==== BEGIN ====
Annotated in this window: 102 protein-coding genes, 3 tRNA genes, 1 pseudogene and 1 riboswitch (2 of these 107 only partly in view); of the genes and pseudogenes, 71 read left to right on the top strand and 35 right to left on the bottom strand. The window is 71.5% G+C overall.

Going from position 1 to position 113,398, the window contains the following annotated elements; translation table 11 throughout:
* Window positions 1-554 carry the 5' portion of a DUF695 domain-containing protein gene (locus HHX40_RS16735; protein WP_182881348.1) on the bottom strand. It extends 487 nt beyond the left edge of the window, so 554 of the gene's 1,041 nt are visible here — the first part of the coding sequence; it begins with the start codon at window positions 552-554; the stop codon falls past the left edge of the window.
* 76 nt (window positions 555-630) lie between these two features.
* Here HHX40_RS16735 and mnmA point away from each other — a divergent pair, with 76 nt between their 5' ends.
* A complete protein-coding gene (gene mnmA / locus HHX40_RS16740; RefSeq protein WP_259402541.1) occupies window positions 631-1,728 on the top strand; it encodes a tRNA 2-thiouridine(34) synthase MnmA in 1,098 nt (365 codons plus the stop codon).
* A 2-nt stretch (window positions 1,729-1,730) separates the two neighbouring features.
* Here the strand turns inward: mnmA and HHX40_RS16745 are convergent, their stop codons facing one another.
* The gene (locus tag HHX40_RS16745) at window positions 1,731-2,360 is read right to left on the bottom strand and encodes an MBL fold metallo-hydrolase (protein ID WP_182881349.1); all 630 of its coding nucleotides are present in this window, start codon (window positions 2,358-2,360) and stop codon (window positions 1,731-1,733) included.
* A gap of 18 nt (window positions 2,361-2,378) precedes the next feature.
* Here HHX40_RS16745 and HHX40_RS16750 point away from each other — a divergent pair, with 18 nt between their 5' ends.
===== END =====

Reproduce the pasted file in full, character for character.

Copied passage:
Annotated in this window: 102 protein-coding genes, 3 tRNA genes, 1 pseudogene and 1 riboswitch (2 of these 107 only partly in view); of the genes and pseudogenes, 71 read left to right on the top strand and 35 right to left on the bottom strand. The window is 71.5% G+C overall.

Going from position 1 to position 113,398, the window contains the following annotated elements; translation table 11 throughout:
* Window positions 1-554 carry the 5' portion of a DUF695 domain-containing protein gene (locus HHX40_RS16735; protein WP_182881348.1) on the bottom strand. It extends 487 nt beyond the left edge of the window, so 554 of the gene's 1,041 nt are visible here — the first part of the coding sequence; it begins with the start codon at window positions 552-554; the stop codon falls past the left edge of the window.
* 76 nt (window positions 555-630) lie between these two features.
* Here HHX40_RS16735 and mnmA point away from each other — a divergent pair, with 76 nt between their 5' ends.
* A complete protein-coding gene (gene mnmA / locus HHX40_RS16740; RefSeq protein WP_259402541.1) occupies window positions 631-1,728 on the top strand; it encodes a tRNA 2-thiouridine(34) synthase MnmA in 1,098 nt (365 codons plus the stop codon).
* A 2-nt stretch (window positions 1,729-1,730) separates the two neighbouring features.
* Here the strand turns inward: mnmA and HHX40_RS16745 are convergent, their stop codons facing one another.
* The gene (locus tag HHX40_RS16745) at window positions 1,731-2,360 is read right to left on the bottom strand and encodes an MBL fold metallo-hydrolase (protein ID WP_182881349.1); all 630 of its coding nucleotides are present in this window, start codon (window positions 2,358-2,360) and stop codon (window positions 1,731-1,733) included.
* A gap of 18 nt (window positions 2,361-2,378) precedes the next feature.
* Here HHX40_RS16745 and HHX40_RS16750 point away from each other — a divergent pair, with 18 nt between their 5' ends.